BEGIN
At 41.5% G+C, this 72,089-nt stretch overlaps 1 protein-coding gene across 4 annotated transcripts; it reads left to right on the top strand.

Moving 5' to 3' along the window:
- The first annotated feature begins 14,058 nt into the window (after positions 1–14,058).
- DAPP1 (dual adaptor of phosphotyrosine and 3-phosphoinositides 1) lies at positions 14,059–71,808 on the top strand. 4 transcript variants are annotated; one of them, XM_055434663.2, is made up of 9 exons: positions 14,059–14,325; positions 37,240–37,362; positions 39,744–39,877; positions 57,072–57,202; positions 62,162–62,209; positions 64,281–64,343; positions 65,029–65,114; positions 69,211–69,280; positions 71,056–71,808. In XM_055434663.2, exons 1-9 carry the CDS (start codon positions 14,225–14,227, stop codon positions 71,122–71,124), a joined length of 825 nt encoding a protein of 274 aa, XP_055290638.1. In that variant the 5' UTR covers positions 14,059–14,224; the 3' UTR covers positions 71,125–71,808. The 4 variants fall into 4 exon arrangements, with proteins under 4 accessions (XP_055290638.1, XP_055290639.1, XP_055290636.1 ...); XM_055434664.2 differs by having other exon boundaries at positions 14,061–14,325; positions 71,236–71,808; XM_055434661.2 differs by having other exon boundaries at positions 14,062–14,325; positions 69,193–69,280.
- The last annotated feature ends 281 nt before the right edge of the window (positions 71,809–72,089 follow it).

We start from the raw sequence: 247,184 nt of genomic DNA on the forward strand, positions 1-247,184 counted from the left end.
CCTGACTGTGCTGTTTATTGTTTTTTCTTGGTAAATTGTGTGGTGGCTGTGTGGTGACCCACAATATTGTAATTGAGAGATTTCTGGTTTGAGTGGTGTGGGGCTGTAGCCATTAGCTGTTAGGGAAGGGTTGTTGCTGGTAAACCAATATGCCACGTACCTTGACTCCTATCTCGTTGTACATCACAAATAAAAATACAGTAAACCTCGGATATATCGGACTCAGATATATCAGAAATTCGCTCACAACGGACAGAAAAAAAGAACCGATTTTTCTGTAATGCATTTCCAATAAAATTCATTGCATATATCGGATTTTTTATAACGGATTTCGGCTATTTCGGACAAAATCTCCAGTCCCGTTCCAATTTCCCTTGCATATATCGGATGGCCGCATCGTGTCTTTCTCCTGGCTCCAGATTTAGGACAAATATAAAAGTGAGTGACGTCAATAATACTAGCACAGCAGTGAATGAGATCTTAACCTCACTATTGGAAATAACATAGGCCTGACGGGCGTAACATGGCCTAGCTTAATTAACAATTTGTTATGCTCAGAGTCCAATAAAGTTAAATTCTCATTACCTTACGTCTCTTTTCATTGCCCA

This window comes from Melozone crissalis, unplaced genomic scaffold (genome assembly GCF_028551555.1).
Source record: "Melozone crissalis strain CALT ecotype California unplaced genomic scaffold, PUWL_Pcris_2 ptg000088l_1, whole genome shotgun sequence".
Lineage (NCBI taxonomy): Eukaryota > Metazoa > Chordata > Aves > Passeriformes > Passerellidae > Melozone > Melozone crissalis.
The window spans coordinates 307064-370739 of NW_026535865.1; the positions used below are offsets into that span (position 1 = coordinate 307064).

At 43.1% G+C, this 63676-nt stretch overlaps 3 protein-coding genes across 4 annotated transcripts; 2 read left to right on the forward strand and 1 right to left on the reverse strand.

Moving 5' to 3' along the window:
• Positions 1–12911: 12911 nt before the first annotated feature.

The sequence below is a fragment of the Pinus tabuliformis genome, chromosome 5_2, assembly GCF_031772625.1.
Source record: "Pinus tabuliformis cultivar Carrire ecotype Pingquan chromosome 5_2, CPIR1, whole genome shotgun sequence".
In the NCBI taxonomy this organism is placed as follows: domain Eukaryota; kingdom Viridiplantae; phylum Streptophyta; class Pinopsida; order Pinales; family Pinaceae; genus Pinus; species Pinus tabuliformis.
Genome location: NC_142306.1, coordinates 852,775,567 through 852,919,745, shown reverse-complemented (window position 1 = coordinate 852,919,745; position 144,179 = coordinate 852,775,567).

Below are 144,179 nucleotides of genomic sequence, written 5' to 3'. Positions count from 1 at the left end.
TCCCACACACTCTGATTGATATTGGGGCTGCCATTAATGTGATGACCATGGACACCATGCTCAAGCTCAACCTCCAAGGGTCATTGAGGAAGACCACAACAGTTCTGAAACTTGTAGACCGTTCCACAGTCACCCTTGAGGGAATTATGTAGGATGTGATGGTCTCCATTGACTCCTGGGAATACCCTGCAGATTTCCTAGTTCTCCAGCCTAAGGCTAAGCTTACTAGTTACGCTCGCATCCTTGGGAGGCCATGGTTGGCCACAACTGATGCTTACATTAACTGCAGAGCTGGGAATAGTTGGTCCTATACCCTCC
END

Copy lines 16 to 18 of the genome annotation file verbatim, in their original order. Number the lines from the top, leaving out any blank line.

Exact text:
Source record: "Pinus tabuliformis cultivar Carrire ecotype Pingquan chromosome 5_2, CPIR1, whole genome shotgun sequence".
In the NCBI taxonomy this organism is placed as follows: domain Eukaryota; kingdom Viridiplantae; phylum Streptophyta; class Pinopsida; order Pinales; family Pinaceae; genus Pinus; species Pinus tabuliformis.
Genome location: NC_142306.1, coordinates 852,775,567 through 852,919,745, shown reverse-complemented (window position 1 = coordinate 852,919,745; position 144,179 = coordinate 852,775,567).